A          5.0      2           9         29
B          9.7      4          18         50
C         28.4      8          21         41
D          8.8      8          12         55
E         21.0      8          14         34
F         26.6     10          16         36
G         25.4     12          16         61
H         23.1     12           9         29
I        22.5     12          18         64
J        19.5     12           5         30
K         21.7     12           7         28
L         24.8     13           9         29
M         30.1     14          12         35
N         24.8     14          17         59
O         28.5     15          19         65
P         26.0     15           6         30
Q         38.9     16          17         40
R         22.1     16           1         23
S         33.1     17          10         58
T         48.3     21          17         44

Income     Education   Job Experience    Age
Income              1
Education        0.8457          1
Job Experience   0.2677      -0.1069          1
Age              0.1050       0.0982       0.6755          1

8
SUMMARY OUTPUT

Regression Statistics
Multiple R         0.972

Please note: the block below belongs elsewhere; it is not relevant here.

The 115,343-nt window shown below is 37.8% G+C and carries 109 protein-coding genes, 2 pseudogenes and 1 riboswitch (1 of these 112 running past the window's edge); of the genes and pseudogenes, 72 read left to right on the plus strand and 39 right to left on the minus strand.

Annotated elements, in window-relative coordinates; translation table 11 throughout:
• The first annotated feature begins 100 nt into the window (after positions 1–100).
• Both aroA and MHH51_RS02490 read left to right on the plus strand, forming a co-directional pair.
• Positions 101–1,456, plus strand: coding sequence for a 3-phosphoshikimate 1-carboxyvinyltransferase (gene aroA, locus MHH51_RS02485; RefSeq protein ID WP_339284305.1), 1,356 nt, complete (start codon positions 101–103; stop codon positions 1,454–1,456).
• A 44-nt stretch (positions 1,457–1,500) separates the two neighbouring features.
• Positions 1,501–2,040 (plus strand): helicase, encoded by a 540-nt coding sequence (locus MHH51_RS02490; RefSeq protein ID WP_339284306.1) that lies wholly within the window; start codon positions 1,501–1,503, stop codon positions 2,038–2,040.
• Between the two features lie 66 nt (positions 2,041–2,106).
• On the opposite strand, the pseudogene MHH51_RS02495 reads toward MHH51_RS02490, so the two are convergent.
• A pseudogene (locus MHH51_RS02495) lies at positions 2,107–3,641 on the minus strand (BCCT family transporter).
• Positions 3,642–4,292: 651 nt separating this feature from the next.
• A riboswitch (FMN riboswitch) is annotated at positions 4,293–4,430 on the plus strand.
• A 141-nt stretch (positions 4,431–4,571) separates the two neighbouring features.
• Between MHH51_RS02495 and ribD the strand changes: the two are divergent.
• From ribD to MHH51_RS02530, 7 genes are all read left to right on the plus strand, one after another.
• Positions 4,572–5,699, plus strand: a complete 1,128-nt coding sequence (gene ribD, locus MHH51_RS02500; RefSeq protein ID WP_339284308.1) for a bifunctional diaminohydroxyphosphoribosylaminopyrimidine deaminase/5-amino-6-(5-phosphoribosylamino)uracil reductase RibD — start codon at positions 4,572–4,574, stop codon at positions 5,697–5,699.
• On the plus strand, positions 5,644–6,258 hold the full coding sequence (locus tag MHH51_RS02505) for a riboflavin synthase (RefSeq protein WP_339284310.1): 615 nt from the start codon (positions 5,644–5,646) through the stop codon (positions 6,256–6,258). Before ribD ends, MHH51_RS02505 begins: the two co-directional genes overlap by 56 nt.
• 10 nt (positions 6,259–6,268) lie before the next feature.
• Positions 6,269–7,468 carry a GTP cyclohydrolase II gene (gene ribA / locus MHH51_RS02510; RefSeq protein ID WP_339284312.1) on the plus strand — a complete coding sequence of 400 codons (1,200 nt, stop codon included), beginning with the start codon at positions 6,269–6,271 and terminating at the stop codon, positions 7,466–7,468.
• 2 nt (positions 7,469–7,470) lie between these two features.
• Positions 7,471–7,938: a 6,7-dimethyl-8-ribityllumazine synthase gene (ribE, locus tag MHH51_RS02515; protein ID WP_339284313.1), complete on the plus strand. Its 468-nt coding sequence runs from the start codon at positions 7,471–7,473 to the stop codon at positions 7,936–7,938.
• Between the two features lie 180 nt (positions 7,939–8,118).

R Square           0.945
Square
Standard Error     2.505
Observations         20

ANOVA
df          SS         MS          F         Significance
F
Regression           3         1719.998   573.333     91.343      2.79297E-10
Residual             16        100.428     6.277
Total                19        1820.426

Coefficients   Standard    t Stat     P-value
Error
Intercept          -2.983       2.357     -1.265       0.224
X Variable 1        2.099       0.133     15.817    3.44183E-11
X Variable 2        1.197       0.147      8.151    4.34418E-07
X Variable 3       -0.311       0.058     -5.381       0.000

Yhat = -2.983 + 2.099X1 + 1.197X2 - 0.311X3

If a person’s Education = 9, Job Experience = 13, and Age = 39, the

Yhat = 19.36

-2.98
Education:            9         18.89
Job Experience:       13        15.57
Age:                  39       -12.12

19.36

9
If we add gender as X4 –a dummy variable with 0 = Male and
1 = Female– we get the following result:

Income    Education Job Experience   Age    Gender
Individual (1000s of \$) (years)      (years)    (years) 0=M, 1=F